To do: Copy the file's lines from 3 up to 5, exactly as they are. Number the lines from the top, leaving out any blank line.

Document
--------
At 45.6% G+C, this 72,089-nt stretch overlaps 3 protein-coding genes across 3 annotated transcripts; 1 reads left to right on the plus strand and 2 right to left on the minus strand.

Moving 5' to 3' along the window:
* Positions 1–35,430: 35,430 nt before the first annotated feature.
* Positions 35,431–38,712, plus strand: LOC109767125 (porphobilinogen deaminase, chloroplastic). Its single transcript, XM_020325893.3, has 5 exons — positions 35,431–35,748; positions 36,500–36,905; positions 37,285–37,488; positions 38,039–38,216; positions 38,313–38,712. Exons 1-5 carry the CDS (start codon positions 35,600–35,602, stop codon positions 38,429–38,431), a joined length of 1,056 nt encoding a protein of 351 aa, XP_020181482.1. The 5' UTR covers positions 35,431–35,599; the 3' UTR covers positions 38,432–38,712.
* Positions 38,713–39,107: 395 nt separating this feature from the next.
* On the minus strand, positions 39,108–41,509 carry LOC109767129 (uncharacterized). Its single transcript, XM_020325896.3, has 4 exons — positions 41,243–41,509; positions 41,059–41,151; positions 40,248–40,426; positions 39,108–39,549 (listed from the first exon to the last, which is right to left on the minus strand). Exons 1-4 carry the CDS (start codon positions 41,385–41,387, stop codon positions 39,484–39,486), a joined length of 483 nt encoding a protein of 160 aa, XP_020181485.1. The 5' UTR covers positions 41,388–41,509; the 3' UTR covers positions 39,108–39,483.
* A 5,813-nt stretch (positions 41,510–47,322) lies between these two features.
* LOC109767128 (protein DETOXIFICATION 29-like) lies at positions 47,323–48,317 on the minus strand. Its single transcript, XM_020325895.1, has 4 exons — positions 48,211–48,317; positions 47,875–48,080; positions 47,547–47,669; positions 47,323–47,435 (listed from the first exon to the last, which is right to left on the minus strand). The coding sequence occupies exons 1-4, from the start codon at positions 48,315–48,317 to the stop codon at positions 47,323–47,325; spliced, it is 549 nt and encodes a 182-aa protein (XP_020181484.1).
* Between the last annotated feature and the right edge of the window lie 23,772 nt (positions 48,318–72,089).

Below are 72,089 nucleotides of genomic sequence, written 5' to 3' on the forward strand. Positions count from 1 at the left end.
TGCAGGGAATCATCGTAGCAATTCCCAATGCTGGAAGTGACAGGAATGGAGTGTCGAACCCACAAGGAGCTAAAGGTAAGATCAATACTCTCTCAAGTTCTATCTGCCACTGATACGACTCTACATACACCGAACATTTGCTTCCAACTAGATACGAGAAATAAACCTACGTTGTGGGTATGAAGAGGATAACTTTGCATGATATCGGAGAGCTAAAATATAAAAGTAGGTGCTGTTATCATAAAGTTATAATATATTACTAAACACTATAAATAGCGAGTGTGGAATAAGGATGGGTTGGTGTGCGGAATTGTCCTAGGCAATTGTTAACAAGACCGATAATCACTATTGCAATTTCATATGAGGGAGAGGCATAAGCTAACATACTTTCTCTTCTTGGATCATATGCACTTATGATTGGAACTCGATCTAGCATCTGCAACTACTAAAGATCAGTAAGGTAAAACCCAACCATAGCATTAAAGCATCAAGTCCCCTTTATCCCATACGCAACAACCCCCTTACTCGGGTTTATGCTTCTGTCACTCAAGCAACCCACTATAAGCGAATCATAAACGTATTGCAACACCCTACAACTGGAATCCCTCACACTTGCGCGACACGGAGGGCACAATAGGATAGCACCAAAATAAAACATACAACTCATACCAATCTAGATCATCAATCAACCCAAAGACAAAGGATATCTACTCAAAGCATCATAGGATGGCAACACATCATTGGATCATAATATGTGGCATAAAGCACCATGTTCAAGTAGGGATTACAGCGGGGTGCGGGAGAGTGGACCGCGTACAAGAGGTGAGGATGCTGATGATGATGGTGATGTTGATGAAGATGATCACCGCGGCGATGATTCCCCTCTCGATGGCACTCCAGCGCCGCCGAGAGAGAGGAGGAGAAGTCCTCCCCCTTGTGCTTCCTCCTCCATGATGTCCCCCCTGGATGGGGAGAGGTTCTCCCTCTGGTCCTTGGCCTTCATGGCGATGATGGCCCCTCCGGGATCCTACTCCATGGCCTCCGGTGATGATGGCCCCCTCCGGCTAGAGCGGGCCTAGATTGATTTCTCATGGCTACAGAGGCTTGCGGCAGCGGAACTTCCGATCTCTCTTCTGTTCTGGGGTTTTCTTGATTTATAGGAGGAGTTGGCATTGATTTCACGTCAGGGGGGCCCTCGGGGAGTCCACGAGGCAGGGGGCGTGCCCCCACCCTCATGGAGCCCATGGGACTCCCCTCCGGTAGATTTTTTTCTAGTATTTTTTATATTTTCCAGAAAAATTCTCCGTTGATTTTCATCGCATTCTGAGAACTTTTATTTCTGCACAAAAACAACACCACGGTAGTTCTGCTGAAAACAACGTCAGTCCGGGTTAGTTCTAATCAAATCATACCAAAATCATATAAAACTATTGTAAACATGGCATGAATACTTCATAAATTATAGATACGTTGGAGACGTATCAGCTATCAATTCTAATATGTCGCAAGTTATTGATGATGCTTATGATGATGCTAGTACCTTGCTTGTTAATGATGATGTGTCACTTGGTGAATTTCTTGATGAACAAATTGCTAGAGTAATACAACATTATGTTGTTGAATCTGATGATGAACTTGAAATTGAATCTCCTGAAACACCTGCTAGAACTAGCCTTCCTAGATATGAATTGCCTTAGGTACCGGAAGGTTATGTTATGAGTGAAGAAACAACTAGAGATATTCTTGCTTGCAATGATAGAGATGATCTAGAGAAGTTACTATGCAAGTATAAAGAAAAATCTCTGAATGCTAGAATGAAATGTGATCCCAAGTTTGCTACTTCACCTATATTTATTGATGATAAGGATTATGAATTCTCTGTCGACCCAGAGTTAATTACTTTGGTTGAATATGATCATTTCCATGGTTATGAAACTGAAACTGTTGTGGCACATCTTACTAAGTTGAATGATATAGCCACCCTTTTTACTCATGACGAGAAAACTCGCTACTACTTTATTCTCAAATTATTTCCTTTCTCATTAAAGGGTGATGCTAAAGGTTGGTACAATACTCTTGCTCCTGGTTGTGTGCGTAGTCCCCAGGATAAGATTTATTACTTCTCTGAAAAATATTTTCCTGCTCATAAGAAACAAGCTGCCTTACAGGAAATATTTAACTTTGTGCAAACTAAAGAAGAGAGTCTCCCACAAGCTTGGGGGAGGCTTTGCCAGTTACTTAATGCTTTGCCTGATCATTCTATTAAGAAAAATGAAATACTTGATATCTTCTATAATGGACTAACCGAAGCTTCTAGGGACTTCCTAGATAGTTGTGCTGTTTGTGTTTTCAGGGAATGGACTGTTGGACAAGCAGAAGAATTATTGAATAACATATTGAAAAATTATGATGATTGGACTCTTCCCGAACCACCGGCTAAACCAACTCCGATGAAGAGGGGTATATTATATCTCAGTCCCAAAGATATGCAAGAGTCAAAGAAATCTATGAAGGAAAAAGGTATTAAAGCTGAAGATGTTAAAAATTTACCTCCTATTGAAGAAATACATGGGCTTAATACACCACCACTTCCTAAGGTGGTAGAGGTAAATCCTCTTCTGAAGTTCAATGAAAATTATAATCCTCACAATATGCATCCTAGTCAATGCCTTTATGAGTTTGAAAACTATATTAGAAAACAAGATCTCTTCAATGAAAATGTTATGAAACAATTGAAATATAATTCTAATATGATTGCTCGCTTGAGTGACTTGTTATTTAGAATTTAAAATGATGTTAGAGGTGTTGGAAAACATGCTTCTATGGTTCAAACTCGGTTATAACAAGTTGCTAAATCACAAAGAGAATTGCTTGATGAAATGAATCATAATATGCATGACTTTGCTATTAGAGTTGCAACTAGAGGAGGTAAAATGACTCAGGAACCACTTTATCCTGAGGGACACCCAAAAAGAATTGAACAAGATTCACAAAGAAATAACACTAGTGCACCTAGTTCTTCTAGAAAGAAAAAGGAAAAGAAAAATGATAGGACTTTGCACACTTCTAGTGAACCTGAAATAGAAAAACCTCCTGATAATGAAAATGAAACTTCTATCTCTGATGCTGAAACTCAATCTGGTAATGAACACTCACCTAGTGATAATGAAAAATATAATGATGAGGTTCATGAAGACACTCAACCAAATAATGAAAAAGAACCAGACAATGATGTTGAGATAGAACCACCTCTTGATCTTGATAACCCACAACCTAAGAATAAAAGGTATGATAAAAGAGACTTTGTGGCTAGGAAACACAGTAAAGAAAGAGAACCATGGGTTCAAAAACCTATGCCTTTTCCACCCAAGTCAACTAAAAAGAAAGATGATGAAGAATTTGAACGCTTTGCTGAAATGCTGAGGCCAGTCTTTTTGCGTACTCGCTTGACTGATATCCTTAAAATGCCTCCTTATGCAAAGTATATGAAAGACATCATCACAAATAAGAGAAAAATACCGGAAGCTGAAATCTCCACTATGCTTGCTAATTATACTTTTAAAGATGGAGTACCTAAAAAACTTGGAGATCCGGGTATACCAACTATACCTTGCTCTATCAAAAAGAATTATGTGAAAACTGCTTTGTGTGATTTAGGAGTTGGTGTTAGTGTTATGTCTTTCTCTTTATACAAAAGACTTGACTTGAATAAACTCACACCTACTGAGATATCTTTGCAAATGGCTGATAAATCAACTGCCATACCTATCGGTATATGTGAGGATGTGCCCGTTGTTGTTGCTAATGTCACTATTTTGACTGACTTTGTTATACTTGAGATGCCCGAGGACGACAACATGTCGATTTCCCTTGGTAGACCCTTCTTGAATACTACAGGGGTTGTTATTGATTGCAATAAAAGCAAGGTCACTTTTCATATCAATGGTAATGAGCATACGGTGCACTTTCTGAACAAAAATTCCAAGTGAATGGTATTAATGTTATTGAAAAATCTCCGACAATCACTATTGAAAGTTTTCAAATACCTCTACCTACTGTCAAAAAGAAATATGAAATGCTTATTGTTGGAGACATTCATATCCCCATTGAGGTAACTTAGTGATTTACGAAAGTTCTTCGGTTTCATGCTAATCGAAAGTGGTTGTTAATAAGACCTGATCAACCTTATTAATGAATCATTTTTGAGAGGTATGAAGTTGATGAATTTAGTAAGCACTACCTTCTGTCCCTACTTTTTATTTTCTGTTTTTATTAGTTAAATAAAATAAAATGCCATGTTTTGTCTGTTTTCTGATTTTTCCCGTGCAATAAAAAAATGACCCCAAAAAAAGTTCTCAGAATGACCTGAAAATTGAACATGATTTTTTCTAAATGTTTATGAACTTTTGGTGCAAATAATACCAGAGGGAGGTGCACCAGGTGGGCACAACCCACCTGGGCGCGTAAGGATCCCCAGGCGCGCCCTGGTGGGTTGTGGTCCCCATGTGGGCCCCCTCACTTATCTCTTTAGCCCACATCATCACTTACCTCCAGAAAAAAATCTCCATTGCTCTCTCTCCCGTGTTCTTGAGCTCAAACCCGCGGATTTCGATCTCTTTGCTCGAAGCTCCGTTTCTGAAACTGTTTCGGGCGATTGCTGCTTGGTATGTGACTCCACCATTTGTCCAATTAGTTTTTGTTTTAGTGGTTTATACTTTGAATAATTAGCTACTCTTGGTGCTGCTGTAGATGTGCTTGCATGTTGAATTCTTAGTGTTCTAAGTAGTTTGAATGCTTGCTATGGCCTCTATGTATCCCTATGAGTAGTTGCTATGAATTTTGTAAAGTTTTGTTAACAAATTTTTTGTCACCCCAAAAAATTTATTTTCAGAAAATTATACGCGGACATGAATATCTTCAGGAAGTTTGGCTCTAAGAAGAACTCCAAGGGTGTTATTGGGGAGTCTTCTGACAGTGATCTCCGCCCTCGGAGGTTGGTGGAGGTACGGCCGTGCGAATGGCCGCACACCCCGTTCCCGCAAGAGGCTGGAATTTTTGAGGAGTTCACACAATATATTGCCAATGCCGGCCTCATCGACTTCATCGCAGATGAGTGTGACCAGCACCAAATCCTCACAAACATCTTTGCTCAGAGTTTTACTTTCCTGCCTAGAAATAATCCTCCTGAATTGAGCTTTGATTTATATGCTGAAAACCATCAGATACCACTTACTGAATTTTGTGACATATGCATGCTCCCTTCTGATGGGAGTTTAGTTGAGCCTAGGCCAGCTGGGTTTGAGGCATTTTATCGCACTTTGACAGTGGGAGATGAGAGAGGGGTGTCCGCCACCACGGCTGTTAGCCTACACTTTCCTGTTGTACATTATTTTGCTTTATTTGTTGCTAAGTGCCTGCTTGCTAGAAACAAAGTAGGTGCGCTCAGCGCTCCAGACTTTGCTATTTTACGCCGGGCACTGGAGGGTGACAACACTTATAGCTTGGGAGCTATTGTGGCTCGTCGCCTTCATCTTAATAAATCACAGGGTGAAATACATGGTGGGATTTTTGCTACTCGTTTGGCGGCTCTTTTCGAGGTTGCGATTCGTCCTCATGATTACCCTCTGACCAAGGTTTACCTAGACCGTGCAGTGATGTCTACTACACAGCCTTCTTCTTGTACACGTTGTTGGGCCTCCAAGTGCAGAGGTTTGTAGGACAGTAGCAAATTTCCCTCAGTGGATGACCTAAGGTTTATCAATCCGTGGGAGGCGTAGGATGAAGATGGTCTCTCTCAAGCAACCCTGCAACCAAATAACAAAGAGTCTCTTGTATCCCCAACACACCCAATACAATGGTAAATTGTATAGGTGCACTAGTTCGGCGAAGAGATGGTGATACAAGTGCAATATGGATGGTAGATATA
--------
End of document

* Positions 1–35,430: 35,430 nt before the first annotated feature.
* Positions 35,431–38,712, plus strand: LOC109767125 (porphobilinogen deaminase, chloroplastic). Its single transcript, XM_020325893.3, has 5 exons — positions 35,431–35,748; positions 36,500–36,905; positions 37,285–37,488; positions 38,039–38,216; positions 38,313–38,712. Exons 1-5 carry the CDS (start codon positions 35,600–35,602, stop codon positions 38,429–38,431), a joined length of 1,056 nt encoding a protein of 351 aa, XP_020181482.1. The 5' UTR covers positions 35,431–35,599; the 3' UTR covers positions 38,432–38,712.
* Positions 38,713–39,107: 395 nt separating this feature from the next.